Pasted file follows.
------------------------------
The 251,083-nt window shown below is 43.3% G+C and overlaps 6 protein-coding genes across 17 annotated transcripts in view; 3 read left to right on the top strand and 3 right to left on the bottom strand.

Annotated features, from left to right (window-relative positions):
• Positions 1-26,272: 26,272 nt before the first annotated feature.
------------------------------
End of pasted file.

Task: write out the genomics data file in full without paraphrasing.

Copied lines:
The 251,083-nt window shown below is 43.3% G+C and overlaps 6 protein-coding genes across 17 annotated transcripts in view; 3 read left to right on the top strand and 3 right to left on the bottom strand.

Annotated features, from left to right (window-relative positions):
• Positions 1-26,272: 26,272 nt before the first annotated feature.